Keywords: Cornel West, Cultural Relativism, Gadamer, Philosophy of Religion, Pragmatism

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42 Geo-Additive Modeling of Family Size in Nigeria

Authors: Oluwayemisi O. Alaba, John O. Olaomi


The 2013 Nigerian Demographic Health Survey (NDHS) data was used to investigate the determinants of family size in Nigeria using the geo-additive model. The fixed effect of categorical covariates were modelled using the diffuse prior, P-spline with second-order random walk for the nonlinear effect of continuous variable, spatial effects followed Markov random field priors while the exchangeable normal priors were used for the random effects of the community and household. The Negative Binomial distribution was used to handle overdispersion of the dependent variable. Inference was fully Bayesian approach. Results showed a declining effect of secondary and higher education of mother, Yoruba tribe, Christianity, family planning, mother giving birth by caesarean section and having a partner who has secondary education on family size. Big family size is positively associated with age at first birth, number of daughters in a household, being gainfully employed, married and living with partner, community and household effects.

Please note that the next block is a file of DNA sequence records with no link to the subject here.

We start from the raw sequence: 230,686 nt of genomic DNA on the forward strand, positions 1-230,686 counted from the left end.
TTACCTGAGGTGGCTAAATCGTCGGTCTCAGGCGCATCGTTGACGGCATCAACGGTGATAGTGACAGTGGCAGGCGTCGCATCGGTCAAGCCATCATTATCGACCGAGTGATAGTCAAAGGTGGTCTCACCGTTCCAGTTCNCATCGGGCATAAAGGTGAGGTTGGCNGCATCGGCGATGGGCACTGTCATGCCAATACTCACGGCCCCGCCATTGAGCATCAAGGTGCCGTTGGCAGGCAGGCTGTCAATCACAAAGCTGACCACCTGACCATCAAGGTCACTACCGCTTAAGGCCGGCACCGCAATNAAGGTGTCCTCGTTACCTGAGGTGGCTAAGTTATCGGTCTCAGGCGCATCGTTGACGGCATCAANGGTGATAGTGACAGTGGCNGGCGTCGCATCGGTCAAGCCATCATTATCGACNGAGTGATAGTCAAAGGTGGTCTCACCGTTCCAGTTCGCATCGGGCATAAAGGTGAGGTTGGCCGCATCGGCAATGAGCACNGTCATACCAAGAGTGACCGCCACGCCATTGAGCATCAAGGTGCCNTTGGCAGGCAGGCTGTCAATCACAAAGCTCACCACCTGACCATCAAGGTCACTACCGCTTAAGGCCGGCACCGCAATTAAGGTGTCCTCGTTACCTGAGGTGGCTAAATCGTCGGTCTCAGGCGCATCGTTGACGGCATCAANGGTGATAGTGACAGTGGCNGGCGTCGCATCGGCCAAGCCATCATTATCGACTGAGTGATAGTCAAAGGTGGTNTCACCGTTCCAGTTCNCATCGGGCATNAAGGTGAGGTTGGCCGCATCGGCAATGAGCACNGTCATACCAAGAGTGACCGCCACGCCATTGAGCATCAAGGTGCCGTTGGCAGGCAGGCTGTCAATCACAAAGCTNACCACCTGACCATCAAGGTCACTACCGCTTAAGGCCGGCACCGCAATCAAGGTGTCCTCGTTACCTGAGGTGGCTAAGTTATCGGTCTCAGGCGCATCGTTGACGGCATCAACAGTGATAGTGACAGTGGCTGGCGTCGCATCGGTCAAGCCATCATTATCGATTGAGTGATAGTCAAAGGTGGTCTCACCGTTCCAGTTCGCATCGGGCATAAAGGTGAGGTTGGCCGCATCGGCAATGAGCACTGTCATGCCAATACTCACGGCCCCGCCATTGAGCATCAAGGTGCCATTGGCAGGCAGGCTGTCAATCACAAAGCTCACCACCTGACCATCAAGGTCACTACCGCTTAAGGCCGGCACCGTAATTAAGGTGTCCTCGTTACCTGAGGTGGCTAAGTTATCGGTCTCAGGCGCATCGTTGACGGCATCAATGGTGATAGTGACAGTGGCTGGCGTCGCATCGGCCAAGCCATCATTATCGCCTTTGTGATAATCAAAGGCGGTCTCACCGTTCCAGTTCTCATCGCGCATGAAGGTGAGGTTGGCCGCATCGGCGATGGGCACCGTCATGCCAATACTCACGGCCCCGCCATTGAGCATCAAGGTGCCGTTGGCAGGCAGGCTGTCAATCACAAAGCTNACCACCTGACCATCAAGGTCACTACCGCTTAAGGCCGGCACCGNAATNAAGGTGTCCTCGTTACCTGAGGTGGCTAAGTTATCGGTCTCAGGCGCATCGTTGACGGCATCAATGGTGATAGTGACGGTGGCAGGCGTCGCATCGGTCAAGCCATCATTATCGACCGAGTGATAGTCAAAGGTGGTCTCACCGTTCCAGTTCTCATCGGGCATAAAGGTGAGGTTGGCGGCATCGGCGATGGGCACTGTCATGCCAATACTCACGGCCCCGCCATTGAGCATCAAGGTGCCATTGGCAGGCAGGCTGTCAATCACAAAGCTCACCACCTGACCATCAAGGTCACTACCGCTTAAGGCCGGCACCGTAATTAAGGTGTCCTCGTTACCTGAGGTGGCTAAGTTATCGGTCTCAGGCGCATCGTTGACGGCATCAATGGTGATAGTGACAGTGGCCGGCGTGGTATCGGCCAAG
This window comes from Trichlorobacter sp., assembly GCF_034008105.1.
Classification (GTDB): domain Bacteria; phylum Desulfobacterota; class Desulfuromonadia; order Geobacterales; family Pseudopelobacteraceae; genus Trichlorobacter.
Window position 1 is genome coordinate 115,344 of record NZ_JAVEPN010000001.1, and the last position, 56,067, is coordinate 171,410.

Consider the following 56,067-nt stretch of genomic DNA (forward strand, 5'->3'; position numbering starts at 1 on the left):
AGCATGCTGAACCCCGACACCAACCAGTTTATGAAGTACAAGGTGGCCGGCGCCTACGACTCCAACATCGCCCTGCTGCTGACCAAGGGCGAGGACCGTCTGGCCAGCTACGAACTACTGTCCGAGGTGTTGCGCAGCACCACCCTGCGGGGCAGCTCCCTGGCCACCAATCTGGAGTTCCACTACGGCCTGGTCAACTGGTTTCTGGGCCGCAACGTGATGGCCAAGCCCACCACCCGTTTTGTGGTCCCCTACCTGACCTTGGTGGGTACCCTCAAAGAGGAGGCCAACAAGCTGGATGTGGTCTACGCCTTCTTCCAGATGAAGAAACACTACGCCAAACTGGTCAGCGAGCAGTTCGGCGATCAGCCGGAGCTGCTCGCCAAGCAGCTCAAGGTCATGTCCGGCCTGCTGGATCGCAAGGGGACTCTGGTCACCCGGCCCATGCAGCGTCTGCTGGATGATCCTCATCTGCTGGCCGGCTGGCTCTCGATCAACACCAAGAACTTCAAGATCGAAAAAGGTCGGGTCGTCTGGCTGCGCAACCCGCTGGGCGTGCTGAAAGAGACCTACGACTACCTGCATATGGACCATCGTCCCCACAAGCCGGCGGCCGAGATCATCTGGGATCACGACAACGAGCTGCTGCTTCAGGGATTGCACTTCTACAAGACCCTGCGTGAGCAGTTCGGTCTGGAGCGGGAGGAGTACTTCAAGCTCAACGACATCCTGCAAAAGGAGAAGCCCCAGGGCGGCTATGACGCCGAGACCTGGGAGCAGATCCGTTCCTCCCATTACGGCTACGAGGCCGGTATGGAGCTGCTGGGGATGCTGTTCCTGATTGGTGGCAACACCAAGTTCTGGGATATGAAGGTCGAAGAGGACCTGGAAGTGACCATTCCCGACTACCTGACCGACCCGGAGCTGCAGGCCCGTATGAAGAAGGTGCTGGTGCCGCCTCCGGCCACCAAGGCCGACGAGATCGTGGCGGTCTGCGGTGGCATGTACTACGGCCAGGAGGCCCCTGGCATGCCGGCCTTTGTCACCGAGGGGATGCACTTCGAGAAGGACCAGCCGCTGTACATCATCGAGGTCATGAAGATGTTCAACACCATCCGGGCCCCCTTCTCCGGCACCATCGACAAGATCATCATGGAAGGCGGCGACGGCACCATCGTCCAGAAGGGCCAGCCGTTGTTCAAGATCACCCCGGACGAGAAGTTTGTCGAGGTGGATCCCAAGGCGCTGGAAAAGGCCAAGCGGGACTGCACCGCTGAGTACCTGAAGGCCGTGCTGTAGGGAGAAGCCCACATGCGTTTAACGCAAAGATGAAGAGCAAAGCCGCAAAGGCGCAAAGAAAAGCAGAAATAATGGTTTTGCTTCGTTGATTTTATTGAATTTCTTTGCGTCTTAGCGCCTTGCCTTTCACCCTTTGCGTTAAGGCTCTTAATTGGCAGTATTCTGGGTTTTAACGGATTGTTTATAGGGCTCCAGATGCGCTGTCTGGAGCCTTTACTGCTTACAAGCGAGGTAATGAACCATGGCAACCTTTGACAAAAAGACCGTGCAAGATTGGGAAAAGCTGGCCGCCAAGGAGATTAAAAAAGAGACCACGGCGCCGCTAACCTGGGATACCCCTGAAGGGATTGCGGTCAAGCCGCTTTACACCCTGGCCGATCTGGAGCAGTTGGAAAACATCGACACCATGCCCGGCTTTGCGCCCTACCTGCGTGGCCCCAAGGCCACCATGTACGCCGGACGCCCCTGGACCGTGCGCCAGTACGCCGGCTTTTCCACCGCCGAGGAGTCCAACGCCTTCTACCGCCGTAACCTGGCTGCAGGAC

Keywords: Bayesian analysis, family size, geo-additive model, negative binomial

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41 Repositioning Religion as a Catalyst for Conflict Resolution in Nigeria

Authors: Samuel A. Muyiwa


Religious chauvinism has attained an alarming status in Contemporary Nigerian society. Arguably, Nigeria is the largest economy and most populous nation in Africa with over 182 million people, the advantages offer by vibrant economy and high population have been sacrificed on the altar of religion. Tolerance, sacrifice, humility, compassion, love, justice, trustworthiness, dedication to the well-being of others, and unity are the universal spiritual principles that lie at the heart of any religion either Christianity or Islam even traditional. Whereas traditional religious practices foreground the beliefs, norms and ritual that are related to the sacred being God because of its quick and immediate consequence of its effect, the new-found religious sentiments have deviated from the norms, thus undermining cosmic harmony in Nigeria because of its long-time consequence of its effect. Religion, which is expected to accelerate growth and motivate people to develop spiritual nuances for the betterment of their communities, has, however occasioned conflict and violence in Nigeria socio-political cosmo. Therefore, this study examines the content of religion in the promotion of peace and unity and its contextual missing link in the promotion of conflict and violence in Nigeria.

Keywords: religion chauvinism, Nigeria, conflict, conflict resolution